Anytime someone has a baby, the first question (technically the second, right after, “Is it a boy or girl?”) is always: “So…what’s the name?”
Parents agonize over what to name their babies. We scour websites, family trees, and those little booklets next to the candy bars in the checkout line for possibilities; the one we JUST KNOW is “right”. Some people want a name to be unique, going with alternate spellings. Some people want it to be traditional, honoring loved ones from the past. Some people are just happy to find a name that won’t get their kid picked on at recess.
In my kids’ case, we picked “Javan” partly because it was Biblical (even if a bit obscure). We picked “Nolan” partly because it was strong and traditional. We picked “Calvin” partly because it kind of sounded like a hybrid of the other two. Javan’s middle name is Edward; that’s also my middle name, my grandfather’s first name, and it runs in Olivia’s family as well. Nolan’s middle name is John; that name comes from Olivia’s dad’s side. Calvin’s middle name is Benjamin; that’s thanks to yours truly.
I think we all recognize the significance of names. We may legally change our names to get ahead in our careers, or for some other reason (I have philosophical thoughts about this that would make this post far too long). We may choose to go by a shortened version (to this day, I don’t think my mother has ever called me “Ben”). We may love our names, or hate our names; but for better or for worse, we all recognize their significance.
In the ancient world, a name wasn’t just another word, and it wasn’t just a title. A name conveyed something important about a person. It was common to include “son of (blank)” after a name (family history was held in high regard). Names were given to reflect certain characteristics about a person (Genesis 25:19-28). Names are significant enough that in some special cases, God commands parents to give their child a certain name before they’re ever born (Luke 1:13, 31). In other cases, God changes a person’s name at a significant moment in their life (Genesis 17:5, 32:28; John 1:42).
God himself even has a name! God tells Moses in Exodus 3:14 that his name is “I AM WHO I AM” (this strange phrase may get at the idea that God’s identity can’t be exhaustively captured in a name). In the next verse, God adds: “The LORD, the God of Abraham, the God of Isaac, and the God of Jacob…This is my name forever, and thus I am to be remembered throughout all generations.” (Exodus 3:15)
“The LORD” is the Hebrew word “Yhvh” (or, transliterated into English), “Yahweh”. In Biblical studies and theological circles, this name is referred to as the “Tetragrammaton”. Traditional Jews hold God’s name in such honor that they will not utter it out loud. When they come across it while reading the Old Testament, they’re trained to supply another name like “Adonai” or “Elohim”. My Hebrew professors trained their classes to do the same.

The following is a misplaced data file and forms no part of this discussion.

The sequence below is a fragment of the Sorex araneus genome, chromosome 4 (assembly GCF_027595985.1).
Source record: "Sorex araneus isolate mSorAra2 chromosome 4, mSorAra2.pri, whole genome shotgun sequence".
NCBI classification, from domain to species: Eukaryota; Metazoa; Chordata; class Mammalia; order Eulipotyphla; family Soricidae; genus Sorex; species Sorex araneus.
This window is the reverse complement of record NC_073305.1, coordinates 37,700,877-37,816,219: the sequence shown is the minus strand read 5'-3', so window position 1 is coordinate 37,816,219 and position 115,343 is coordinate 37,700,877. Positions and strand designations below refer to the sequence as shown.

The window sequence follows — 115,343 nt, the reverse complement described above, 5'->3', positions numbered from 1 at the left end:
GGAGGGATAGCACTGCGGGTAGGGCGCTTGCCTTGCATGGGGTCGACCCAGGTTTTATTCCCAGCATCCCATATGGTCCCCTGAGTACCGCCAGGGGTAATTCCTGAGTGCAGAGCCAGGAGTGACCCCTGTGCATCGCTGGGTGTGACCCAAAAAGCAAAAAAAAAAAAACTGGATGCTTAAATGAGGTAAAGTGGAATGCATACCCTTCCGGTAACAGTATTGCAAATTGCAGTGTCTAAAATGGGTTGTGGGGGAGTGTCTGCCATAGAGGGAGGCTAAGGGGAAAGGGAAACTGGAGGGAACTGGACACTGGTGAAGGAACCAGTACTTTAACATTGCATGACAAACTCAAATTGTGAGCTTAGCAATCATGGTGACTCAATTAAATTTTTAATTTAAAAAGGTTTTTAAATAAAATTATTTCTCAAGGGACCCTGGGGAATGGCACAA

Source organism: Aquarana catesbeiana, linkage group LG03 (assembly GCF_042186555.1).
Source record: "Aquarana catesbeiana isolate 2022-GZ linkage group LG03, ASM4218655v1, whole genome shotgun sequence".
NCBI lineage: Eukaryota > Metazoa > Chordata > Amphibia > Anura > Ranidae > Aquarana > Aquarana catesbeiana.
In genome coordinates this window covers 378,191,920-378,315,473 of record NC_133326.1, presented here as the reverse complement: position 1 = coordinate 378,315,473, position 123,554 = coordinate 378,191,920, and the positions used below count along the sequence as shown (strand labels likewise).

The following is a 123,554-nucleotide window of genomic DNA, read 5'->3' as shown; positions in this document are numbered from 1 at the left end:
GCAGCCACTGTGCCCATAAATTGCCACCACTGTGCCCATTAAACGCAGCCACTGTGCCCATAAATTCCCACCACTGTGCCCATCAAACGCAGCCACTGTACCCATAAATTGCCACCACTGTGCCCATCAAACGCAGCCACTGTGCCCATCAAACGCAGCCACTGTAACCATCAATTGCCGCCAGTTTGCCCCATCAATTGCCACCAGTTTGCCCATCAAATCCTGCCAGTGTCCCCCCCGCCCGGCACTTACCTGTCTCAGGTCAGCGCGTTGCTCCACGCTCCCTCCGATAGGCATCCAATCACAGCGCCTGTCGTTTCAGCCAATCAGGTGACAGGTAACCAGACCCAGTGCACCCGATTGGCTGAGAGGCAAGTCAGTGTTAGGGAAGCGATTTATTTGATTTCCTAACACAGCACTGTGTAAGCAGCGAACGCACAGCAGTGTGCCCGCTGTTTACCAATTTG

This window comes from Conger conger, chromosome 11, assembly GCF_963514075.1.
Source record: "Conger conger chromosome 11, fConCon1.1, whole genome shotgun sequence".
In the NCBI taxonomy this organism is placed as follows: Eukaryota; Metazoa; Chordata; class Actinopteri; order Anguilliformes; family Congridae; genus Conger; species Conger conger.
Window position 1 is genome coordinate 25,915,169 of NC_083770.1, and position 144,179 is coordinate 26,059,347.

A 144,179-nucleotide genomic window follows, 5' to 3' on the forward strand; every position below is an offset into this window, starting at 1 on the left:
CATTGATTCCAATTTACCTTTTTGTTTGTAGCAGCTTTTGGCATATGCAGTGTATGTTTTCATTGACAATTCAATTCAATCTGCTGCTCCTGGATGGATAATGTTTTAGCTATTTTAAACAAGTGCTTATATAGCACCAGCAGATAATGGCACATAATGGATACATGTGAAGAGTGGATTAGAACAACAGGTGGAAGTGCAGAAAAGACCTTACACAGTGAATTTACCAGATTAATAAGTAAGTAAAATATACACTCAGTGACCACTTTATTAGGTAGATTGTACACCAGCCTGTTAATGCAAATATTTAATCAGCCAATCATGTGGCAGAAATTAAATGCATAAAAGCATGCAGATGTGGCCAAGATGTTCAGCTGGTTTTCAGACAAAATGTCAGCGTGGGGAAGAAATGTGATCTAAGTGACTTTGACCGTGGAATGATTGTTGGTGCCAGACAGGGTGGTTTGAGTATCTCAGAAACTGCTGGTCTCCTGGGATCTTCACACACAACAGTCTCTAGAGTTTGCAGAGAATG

In Exodus 34:6-7, God gives his name twice: “The LORD, the LORD, a God merciful and gracious, slow to anger, and abounding in steadfast love and faithfulness, keeping steadfast love for thousands, forgiving iniquity and transgression and sin, but by who no means will clear the guilty…”. God does not seem interested in just giving a word or title; his name contains a much broader picture of who he is.
As God’s revelation of himself progresses into the New Testament, we learn more about him. Namely (see what I did there?), we learn about the Trinity. God is three in one: Father, Son, and Spirit. Theologian Alister McGrath writes:
“The doctrine of the Trinity thus identifies and names the Christian God – but identifies and names this God in a manner consistent with the Biblical witness. It is not a name which we have chosen; it is a name which has been chosen for us, and which we are authorized to use.”
One of the first questions you might ask a stranger with whom you’ve struck up a conversation is, “What’s your name?” We intuitively understand that it’s impossible to truly know someone without knowing their name.
“What’s in a name?” Quite a lot. We can be thankful that we know a great deal about God through his Word. We can be grateful that we know God’s name! We can be in awe of the fact that we can “call on his name” in prayer (Genesis 4:26) and faith (Romans 10:13). We praise The LORD – Father, Son, and Spirit – having been marked by his name ourselves (Revelation 3:12).
In the eternal scheme of things, your name and my name might not be all that important. What matters far more is our trust in Jesus’s name (Acts 2:42).